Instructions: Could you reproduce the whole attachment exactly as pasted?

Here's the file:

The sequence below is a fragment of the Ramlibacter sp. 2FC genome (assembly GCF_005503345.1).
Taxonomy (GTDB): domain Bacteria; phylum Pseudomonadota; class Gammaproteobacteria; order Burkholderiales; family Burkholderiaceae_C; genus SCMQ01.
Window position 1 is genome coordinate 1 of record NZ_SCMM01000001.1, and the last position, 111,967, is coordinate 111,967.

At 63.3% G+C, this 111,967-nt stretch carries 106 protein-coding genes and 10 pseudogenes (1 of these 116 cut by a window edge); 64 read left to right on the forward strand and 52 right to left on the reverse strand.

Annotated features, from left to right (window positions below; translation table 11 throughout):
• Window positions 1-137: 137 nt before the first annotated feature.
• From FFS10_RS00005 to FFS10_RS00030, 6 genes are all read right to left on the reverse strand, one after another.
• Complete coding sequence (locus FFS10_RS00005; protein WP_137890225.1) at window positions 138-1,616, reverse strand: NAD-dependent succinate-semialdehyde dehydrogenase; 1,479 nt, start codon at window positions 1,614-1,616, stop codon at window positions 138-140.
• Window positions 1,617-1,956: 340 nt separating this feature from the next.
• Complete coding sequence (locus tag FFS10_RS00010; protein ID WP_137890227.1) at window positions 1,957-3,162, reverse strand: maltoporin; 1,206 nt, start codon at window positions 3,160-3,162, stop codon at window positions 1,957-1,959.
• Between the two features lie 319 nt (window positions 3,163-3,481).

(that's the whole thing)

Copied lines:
The sequence below is a fragment of the Ramlibacter sp. 2FC genome (assembly GCF_005503345.1).
Taxonomy (GTDB): domain Bacteria; phylum Pseudomonadota; class Gammaproteobacteria; order Burkholderiales; family Burkholderiaceae_C; genus SCMQ01.
Window position 1 is genome coordinate 1 of record NZ_SCMM01000001.1, and the last position, 111,967, is coordinate 111,967.

At 63.3% G+C, this 111,967-nt stretch carries 106 protein-coding genes and 10 pseudogenes (1 of these 116 cut by a window edge); 64 read left to right on the forward strand and 52 right to left on the reverse strand.

Annotated features, from left to right (window positions below; translation table 11 throughout):
• Window positions 1-137: 137 nt before the first annotated feature.
• From FFS10_RS00005 to FFS10_RS00030, 6 genes are all read right to left on the reverse strand, one after another.
• Complete coding sequence (locus FFS10_RS00005; protein WP_137890225.1) at window positions 138-1,616, reverse strand: NAD-dependent succinate-semialdehyde dehydrogenase; 1,479 nt, start codon at window positions 1,614-1,616, stop codon at window positions 138-140.
• Window positions 1,617-1,956: 340 nt separating this feature from the next.
• Complete coding sequence (locus tag FFS10_RS00010; protein ID WP_137890227.1) at window positions 1,957-3,162, reverse strand: maltoporin; 1,206 nt, start codon at window positions 3,160-3,162, stop codon at window positions 1,957-1,959.
• Between the two features lie 319 nt (window positions 3,163-3,481).